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Sylvia (1965 film)

From Wikipedia, the free encyclopedia

Theatrical release poster
Directed byGordon Douglas
Written bySydney Boehm
Based onSylvia
by E. V. Cuningham
Produced byMartin Poll
StarringCarroll Baker
George Maharis
Peter Lawford
CinematographyJoseph Ruttenberg
Edited byFrank Bracht
Music byDavid Raksin
Distributed byParamount Pictures
Release date
February 10, 1965 (US)
Running time
115 minutes
CountryUnited States
Box office$1,500,000[1]

Sylvia is a 1965 American drama film directed by Gordon Douglas, written by Sydney Boehm, and starring George Maharis, Carroll Baker, and Peter Lawford.[2][3] The film is based on the novel of the same name by E. V. Cunningham in 1960.[4]

Released by Paramount Pictures, it was filmed in Pittsburgh.


Sylvia West seems just about perfect in the eyes of middle aged California millionaire Frederic Summers, who proposes marriage to her. She is beautiful, brilliant, financially independent, writes poetry, and seems to personify exactly what he wants in a woman.

But as a precaution, Summers brings in a private investigator, the young Alan Macklin, to do a background check. Macklin travels to Sylvia's hometown of Pittsburgh, where to his surprise he learns that Sylvia has a history of selling sexual favors to middle-aged men. Librarian Irma tells Macklin that Sylvia always liked to read and helped her select literature from the library. She reads books in between clients to numb out her feelings. Raped by her stepfather, Jonas, she is an incest survivor who has a hard time setting boundaries. After her rape she turns to a fanatic priest who takes her to Mexico; he is later killed. She pays Oscar Stewart through sexual services to get her back to the United States on a road trip.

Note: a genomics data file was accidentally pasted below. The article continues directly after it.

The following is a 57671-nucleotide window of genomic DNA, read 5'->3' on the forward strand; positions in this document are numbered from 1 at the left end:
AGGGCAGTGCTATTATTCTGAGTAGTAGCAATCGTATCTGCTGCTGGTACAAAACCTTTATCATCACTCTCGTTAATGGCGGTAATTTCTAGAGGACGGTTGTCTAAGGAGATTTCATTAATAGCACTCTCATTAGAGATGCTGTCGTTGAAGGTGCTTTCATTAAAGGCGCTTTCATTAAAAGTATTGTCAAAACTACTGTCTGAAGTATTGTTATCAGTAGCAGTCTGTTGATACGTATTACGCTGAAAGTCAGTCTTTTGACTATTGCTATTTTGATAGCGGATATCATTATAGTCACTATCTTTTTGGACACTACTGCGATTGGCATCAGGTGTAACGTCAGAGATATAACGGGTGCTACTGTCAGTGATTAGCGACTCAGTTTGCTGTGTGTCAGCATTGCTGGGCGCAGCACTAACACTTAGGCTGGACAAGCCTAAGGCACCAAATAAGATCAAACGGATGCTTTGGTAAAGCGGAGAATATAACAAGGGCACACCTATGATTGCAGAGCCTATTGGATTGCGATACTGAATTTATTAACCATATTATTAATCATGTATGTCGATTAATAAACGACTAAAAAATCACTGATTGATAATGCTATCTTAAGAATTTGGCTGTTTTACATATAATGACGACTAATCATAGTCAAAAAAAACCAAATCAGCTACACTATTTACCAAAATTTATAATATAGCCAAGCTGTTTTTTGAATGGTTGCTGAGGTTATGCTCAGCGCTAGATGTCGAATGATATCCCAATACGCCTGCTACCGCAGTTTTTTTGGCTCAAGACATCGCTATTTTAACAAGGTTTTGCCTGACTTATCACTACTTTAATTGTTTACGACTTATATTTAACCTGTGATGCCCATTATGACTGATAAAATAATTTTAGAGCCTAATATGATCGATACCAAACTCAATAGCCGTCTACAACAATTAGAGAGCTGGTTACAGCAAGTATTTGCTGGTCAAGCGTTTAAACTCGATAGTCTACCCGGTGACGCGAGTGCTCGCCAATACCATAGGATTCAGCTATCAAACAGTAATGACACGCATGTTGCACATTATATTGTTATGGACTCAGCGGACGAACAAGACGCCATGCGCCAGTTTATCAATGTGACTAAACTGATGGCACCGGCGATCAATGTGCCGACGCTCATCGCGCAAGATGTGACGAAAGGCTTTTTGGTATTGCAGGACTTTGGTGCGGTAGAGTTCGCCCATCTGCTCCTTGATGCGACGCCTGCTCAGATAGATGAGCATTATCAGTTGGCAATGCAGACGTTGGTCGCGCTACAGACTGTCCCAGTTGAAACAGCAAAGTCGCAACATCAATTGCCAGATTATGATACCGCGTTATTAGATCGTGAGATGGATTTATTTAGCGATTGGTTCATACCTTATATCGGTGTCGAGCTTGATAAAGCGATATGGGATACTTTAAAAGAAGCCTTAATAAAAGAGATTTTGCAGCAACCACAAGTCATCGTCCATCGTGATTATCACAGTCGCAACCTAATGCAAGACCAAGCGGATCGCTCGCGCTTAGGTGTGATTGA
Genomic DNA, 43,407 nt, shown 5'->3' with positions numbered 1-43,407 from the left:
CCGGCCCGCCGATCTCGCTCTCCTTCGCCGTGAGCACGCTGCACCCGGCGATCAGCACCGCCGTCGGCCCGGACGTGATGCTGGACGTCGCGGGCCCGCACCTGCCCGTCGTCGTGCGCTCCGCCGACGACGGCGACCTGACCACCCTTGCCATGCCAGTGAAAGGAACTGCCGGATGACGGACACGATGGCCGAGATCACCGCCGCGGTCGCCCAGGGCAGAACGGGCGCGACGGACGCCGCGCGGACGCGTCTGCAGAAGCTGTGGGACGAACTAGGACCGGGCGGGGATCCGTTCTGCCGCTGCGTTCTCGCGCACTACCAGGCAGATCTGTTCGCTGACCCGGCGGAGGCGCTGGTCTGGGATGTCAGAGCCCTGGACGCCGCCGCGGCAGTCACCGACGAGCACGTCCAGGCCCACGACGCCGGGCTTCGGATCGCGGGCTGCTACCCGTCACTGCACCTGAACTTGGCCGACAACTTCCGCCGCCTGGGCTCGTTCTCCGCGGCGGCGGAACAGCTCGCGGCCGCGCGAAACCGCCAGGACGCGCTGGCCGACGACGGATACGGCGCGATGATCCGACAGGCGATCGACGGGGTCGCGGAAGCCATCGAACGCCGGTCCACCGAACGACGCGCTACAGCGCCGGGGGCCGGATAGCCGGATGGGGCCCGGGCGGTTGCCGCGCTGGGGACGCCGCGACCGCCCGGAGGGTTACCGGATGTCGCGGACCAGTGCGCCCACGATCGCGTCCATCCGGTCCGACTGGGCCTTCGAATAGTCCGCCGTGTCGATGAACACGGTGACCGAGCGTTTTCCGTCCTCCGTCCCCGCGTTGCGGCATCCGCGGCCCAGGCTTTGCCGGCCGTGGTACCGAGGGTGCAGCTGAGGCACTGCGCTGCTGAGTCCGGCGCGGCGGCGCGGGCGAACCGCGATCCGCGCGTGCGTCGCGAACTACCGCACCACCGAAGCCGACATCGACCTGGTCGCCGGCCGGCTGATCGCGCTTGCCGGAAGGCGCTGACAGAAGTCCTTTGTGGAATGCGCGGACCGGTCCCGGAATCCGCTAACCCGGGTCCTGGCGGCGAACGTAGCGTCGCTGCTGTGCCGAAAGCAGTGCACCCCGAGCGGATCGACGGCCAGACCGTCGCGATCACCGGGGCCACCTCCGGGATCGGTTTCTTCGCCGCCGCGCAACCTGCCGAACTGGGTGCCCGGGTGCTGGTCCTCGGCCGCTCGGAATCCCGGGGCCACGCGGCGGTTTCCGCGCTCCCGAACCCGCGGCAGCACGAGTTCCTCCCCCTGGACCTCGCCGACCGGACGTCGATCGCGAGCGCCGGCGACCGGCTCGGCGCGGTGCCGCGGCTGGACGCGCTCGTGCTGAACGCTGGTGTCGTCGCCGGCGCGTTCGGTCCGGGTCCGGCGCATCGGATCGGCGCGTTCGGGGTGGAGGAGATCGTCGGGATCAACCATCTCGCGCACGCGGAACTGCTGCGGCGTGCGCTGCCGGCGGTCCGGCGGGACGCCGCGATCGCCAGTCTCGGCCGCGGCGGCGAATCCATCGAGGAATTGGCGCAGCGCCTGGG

Back in the US, Sylvia becomes friends with Jane, a sex worker, and helps her out after a life-threatening accident. To pay her medical bills, Sylvia sells sexual services through a transvestite madam. Sylvia is raped and assaulted by one of the clients, Bruce Stamford III, who buys her off to keep quiet about it. She invests the payoff, using advice from Jane's husband; these investments help Sylvia become financially independent and she publishes her poetry.

Macklin meets Sylvia and says he is interested in her poetry; the two of them fall in love. He confesses that he has been investigating her for her husband, and she is upset. He refuses to give his report to Summers, Sylvia eventually forgives Macklin, and they get together in the end.



The film was based on a novel by E. V. Cunningham, a pen name for Howard Fast. The novel was published by Doubleday in 1960, and was popular enough for Fast to write other suspense-mystery novels under the pseudonym of E. V. Cunningham, with titles that were women's names. (Others included Penelope.)[5]